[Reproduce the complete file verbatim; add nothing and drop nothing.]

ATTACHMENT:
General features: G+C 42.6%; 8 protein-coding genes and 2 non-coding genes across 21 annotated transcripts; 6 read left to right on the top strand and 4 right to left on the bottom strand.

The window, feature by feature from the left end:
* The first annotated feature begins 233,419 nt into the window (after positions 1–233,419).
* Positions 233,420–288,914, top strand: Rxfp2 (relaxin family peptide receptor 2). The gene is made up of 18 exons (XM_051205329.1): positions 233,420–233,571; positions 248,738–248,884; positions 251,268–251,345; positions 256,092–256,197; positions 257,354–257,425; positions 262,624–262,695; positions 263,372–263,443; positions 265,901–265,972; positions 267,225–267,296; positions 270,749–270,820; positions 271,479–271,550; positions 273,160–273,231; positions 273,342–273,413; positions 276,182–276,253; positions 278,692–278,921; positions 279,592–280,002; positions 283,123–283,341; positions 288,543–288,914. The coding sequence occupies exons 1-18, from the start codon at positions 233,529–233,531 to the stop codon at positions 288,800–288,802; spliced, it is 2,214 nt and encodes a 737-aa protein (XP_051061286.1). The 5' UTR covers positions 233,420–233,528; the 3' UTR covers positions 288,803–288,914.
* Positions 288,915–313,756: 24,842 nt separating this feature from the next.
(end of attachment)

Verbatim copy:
General features: G+C 42.6%; 8 protein-coding genes and 2 non-coding genes across 21 annotated transcripts; 6 read left to right on the top strand and 4 right to left on the bottom strand.

The window, feature by feature from the left end:
* The first annotated feature begins 233,419 nt into the window (after positions 1–233,419).
* Positions 233,420–288,914, top strand: Rxfp2 (relaxin family peptide receptor 2). The gene is made up of 18 exons (XM_051205329.1): positions 233,420–233,571; positions 248,738–248,884; positions 251,268–251,345; positions 256,092–256,197; positions 257,354–257,425; positions 262,624–262,695; positions 263,372–263,443; positions 265,901–265,972; positions 267,225–267,296; positions 270,749–270,820; positions 271,479–271,550; positions 273,160–273,231; positions 273,342–273,413; positions 276,182–276,253; positions 278,692–278,921; positions 279,592–280,002; positions 283,123–283,341; positions 288,543–288,914. The coding sequence occupies exons 1-18, from the start codon at positions 233,529–233,531 to the stop codon at positions 288,800–288,802; spliced, it is 2,214 nt and encodes a 737-aa protein (XP_051061286.1). The 5' UTR covers positions 233,420–233,528; the 3' UTR covers positions 288,803–288,914.
* Positions 288,915–313,756: 24,842 nt separating this feature from the next.